I wrote this years ago, when I was still blogging on another site. But since I’m in a show-biz story kind of mood these days, I thought I’d repost this, about the time(s) I met Emo Philips.
The first time I met Emo, I was still waitressing/bartending at Snickerz Comedy Bar in Fort Wayne, Indiana. He was a huge name in comedy at the time–he was on all the TV shows and cable channels, and he had even released a record (that’s a large, round, flat piece of vinyl, similar to a CD, that we used to play on something called a “record player”). The club was sold out for all the shows, SRO (standing room only). Like most big name acts, Emo kept to himself and the staff didn’t see him much. My most intimate interaction with him, that time, was when he signed an 8×10 glossy photo for me, “Dear Lisa, Thank you for the hamsters. Love, Emo”
Pardon me while I have a Strange Interlude: That Saturday night, on my way to work at Snickerz for Emo week, I totaled my car and smashed my face up a bit. My nose was broken, and my uniform and face were both drenched with blood. I knew that if I went straight to the hospital and called in “sick” from the ER, Kevin (my boss) wouldn’t believe how serious it was, because NO ONE called in sick during one of these SRO events without losing their job. The fact that I was in shock (and a bit of a drama queen) helped me to do this–I drove to the club and parked my crumpled car in front. I made my way through the crowd that was waiting to get in, up to the front to where Kevin was seating people. One look told him that I wasn’t faking just to get the night off. He sent me off to the ER, toute suite.
Anyhoo, my real Emo story is much more fun.
Years later, after I had moved to Chicago and had been performing comedy for a few years, a good friend of mine was working at Catch A Rising Star. His name was Gary Kern and he was a “comic’s comic.” This means that he was so funny that he could crack up even the most jaded comedian, and sometimes the crowds just didn’t get how really brilliant he was. Gary, who died a few months after this gig, had a lot of friends and several comics came to see him that night because it was early in the week and most of us had to work on the weekends. We were all sitting at a table, chatting, when Emo (who was also a fan of Gary’s) came into the room and sat next to me, the only open seat at the table.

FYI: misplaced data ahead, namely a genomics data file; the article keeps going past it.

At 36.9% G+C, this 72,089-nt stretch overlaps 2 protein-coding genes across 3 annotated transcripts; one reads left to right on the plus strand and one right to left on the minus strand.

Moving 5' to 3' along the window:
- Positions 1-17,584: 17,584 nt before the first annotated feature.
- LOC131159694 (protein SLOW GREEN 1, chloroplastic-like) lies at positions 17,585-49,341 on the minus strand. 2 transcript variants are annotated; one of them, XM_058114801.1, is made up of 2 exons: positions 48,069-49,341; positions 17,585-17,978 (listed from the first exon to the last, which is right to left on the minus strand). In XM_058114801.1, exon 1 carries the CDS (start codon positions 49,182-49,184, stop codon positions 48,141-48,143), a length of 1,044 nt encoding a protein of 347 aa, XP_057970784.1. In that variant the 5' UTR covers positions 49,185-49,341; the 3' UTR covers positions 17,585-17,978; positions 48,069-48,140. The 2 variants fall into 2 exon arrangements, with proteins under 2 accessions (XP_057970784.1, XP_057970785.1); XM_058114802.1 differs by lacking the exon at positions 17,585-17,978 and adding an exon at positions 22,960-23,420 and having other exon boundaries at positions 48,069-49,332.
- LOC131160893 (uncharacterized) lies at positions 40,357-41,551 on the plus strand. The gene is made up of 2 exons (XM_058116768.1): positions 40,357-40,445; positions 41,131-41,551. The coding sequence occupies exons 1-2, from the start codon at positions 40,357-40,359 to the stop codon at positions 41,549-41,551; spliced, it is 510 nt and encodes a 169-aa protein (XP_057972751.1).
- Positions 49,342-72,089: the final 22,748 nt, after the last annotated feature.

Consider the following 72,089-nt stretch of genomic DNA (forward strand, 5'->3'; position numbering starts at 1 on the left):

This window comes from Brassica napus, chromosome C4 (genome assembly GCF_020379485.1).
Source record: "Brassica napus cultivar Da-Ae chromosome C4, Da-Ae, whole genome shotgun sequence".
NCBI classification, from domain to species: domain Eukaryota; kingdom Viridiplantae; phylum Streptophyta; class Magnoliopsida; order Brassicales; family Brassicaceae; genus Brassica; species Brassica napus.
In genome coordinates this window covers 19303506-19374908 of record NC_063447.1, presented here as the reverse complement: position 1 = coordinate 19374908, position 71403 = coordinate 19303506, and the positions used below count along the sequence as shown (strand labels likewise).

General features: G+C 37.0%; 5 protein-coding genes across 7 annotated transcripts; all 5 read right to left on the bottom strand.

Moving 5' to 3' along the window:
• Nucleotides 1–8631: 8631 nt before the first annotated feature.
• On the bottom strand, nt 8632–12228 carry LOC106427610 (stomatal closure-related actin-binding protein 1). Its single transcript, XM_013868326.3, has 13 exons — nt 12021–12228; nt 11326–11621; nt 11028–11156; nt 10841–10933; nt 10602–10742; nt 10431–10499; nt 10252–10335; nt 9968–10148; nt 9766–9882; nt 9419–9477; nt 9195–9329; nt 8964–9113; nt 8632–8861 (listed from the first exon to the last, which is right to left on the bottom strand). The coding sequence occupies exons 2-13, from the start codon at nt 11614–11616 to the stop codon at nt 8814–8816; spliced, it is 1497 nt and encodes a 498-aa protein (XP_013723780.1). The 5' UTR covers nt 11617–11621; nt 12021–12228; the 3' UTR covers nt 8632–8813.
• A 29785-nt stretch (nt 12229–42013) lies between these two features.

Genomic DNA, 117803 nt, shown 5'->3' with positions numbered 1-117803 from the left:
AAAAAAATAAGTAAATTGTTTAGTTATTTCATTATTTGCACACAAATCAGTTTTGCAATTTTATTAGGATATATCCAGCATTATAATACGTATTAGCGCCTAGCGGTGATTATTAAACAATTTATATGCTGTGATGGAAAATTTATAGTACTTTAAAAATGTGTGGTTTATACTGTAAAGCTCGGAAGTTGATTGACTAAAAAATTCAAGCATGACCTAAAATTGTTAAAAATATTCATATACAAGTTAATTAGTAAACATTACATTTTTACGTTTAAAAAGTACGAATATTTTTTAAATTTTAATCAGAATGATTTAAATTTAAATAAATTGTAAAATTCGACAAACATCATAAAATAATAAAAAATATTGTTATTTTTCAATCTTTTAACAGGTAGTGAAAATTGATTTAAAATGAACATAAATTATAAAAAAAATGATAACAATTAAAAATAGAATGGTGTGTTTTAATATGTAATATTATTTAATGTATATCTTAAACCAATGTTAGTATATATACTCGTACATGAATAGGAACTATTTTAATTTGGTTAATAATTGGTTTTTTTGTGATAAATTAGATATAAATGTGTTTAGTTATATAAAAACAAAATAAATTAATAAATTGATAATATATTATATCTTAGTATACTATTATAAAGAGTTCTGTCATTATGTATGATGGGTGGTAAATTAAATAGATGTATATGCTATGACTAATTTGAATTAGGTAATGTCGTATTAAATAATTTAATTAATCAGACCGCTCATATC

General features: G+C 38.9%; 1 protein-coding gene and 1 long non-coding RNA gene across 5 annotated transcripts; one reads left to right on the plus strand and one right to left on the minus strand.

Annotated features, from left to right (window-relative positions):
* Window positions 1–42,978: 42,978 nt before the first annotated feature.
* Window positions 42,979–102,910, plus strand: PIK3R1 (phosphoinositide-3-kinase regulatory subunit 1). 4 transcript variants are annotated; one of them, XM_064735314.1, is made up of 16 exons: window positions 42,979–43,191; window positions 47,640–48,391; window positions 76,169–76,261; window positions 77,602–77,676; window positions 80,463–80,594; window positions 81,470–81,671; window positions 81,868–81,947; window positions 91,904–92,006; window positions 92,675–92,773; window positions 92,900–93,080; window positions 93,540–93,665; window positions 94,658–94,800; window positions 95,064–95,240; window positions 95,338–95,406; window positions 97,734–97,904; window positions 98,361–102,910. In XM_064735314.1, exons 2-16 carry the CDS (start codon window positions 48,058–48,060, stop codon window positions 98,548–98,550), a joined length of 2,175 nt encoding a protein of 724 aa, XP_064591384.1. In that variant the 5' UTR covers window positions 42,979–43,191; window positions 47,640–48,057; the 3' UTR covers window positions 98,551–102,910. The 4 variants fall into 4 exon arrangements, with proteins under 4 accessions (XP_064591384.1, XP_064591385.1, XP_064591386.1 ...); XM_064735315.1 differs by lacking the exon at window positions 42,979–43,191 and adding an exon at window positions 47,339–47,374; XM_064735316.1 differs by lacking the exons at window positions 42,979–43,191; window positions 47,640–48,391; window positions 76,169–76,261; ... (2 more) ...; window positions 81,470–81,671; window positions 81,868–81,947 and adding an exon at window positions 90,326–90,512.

I would be lying if I didn’t admit to realizing how cool it was that I had gotten to a point in my career where I was actually hanging out with the caliber of performer that I was with–that Emo Philips would just stroll into the room and sit next to me as though I were his peer. But I digress.
At one point, Emo turned to me and said in his lilting, sing-song voice, “I have a joke I’d like to tell you. Let me know what you think.”
I’m pretty sure I don’t have this joke word for word as he told it, but it went something like this (you really have to read this in Emo’s voice):
“I went to the doctor and said, ‘Doctor, it hurts after I pee.’ The doctor said, (*dramatic sigh*) ‘Emo, Emo, Emo … When you’re done, don’t wring it out.’” With this, Emo made a tight, wringing gesture, as though he was squeezing water out of a drenched towel.
Not only was it a funny joke, it was the fact that Emo Philips–one of the cleverest, cleanest acts in comedy–was telling me a dick joke that made it hysterical. I laughed my ass off, long and hard.
The best part of the whole story was his reaction to my laughter. He was so happy that I laughed, I mean genuinely happy–his face lit up with absolute pure delight, like a child about to blow out birthday candles–so very happy that he hugged me tight and exclaimed, “You liked my joke!”
It was one of the sweetest moments of my life, witnessing such innocent happiness and being the cause of it. It still makes me smile, to this day.
I’ll close this blog with a prayer by Emo Philips: “Dear Lord, Please break the laws of the Universe for my convenience.”
Here’s you an emo dog: